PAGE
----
By Liz Lebron
New Center for Career Engagement and Opportunity Director Dwayne Peterson is on a mission to increase student engagement with the CEO’s staff professionals and peer mentors.
“One of the things we want to make sure students understand,” says Peterson, “is that career planning starts day one.”
Peterson, who most recently served as the assistant director of career services at Georgia College and State University, that state’s liberal arts college, wants students to think of the CEO as the “link between [them] and their transition from New College,” whether they move into the workforce or pursue a graduate degree. While he and his team are ready to help students navigate the job market, the professional staff can help students figure out everything from their area of concentration to important career communication skills, like resume writing and networking skills.
The first program Peterson will implement as the CEO’s new director is the 100% Initiative. The main goal of the initiative is for all first-year students to complete a career assessment and meet individually with a staff professional at the CEO “who can talk to them about the results of the assessment, help them explore their interests, and ultimately start to plan what kinds of experiences they want to have over the course of their four years.”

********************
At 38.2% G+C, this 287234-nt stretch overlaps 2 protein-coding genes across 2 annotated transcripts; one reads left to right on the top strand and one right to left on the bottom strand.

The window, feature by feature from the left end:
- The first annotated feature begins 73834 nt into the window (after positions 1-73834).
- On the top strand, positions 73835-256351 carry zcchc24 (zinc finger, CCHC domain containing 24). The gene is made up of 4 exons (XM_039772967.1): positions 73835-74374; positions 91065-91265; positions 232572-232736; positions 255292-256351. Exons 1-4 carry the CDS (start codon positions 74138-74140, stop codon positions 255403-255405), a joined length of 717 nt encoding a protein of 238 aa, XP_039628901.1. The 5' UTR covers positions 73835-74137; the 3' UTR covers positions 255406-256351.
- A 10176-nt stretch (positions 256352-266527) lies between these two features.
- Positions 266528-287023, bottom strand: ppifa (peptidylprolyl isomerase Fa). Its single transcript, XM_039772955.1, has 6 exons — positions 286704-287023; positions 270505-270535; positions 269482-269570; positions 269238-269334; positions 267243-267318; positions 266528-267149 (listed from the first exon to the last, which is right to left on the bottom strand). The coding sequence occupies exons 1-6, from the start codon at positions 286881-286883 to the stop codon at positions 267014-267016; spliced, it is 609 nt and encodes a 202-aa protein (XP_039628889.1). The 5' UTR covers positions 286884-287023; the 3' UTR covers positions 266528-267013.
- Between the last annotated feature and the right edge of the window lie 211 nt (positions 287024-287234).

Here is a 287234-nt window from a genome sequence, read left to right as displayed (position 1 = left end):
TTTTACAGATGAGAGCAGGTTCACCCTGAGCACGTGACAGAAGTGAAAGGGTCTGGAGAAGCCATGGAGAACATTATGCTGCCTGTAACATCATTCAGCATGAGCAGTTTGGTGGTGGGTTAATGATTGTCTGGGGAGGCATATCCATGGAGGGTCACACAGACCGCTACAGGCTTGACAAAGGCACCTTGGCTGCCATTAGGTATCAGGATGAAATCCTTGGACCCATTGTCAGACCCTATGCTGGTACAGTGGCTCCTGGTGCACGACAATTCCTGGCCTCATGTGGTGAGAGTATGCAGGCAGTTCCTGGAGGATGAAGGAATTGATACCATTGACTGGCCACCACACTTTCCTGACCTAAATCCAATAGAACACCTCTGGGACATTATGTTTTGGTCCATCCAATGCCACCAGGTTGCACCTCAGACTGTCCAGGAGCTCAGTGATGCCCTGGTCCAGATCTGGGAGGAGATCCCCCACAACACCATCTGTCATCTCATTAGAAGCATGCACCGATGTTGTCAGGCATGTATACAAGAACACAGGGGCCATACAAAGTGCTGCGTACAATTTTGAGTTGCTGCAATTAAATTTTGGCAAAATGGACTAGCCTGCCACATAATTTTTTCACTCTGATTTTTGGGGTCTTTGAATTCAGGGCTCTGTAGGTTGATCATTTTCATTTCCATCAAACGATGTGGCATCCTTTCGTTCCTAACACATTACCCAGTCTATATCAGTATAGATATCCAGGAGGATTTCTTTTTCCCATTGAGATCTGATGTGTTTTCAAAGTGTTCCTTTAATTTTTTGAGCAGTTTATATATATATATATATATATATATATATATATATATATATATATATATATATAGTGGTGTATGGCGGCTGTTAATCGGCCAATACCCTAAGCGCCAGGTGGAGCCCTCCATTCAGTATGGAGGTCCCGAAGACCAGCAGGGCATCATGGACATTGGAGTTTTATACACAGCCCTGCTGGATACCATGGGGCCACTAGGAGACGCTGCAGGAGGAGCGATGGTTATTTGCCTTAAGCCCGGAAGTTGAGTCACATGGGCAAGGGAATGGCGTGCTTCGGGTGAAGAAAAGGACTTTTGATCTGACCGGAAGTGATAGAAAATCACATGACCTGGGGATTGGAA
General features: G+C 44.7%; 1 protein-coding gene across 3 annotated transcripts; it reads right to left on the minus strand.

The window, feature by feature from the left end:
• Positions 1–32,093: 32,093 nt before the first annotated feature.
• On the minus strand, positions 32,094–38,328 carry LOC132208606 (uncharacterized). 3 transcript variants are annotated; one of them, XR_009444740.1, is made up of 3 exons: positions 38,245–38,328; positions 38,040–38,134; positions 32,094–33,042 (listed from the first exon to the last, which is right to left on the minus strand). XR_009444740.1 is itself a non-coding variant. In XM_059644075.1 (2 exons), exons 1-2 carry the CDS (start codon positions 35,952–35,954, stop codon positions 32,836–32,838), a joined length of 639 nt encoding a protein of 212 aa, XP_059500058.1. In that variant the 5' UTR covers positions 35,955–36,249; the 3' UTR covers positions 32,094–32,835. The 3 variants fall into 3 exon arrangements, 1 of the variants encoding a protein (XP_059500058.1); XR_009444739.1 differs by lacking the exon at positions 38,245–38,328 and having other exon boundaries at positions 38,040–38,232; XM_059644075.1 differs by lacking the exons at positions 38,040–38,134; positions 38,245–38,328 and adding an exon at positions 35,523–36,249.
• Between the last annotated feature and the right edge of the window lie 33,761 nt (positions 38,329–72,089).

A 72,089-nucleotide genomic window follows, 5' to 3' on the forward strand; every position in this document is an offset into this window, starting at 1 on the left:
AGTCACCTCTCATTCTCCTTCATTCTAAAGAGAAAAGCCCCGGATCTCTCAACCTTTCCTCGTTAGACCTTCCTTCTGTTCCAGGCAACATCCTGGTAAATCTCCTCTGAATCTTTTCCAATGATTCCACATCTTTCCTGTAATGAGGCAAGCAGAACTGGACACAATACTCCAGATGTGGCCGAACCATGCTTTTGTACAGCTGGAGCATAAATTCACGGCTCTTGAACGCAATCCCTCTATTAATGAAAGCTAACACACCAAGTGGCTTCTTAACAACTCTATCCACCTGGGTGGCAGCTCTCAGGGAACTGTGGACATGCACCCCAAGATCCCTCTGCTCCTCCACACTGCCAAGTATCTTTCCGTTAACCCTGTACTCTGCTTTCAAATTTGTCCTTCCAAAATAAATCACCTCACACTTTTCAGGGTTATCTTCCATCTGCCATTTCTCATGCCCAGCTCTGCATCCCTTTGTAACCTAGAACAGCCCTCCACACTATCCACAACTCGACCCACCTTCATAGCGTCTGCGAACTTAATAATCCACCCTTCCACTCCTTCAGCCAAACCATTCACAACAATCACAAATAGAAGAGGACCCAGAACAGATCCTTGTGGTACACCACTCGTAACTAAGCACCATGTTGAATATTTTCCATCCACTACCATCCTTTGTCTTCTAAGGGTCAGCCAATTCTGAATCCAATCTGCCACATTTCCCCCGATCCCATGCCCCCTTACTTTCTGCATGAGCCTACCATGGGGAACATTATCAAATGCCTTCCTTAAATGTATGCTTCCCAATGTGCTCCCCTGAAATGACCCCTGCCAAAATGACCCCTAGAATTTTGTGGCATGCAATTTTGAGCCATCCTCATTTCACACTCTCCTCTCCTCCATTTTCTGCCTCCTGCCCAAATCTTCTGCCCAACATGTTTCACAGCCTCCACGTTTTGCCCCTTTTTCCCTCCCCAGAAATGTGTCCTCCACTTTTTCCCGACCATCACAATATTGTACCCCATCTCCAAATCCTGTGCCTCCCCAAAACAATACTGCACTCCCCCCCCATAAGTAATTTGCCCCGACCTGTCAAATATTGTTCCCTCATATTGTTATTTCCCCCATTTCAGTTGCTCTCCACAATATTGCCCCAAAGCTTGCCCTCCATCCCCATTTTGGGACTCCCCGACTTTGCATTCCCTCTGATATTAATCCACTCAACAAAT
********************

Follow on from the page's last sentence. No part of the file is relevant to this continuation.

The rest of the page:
Peterson, who was a music major as an undergraduate, advocates for liberal arts education, and he encourages students to “expand their understanding of career pathways and pursue professional experience and opportunities” outside of their field of study.
“The problems that I’m facing every day here in the CEO have nothing to do with music,” says Peterson, “but I’m using the same skill set that I used to look at musical problems as I’m looking at career problems.”
Employers, Peterson says, are looking for the skills that are the hallmark of a liberal arts education, though discipline-specific content may not be relevant. “One of the things I think students need to realize is that they are gaining the skill sets that employers want,” stresses Peterson. “You can replace the discipline itself with real-life problems, and the skills that you’ve established by studying that discipline are transferable.”
In time, Peterson will implement a four-year career plan with benchmarks of activities for students to engage in throughout their tenure at New College.
– Liz Lebron is associate director of communications and marketing at New College of Florida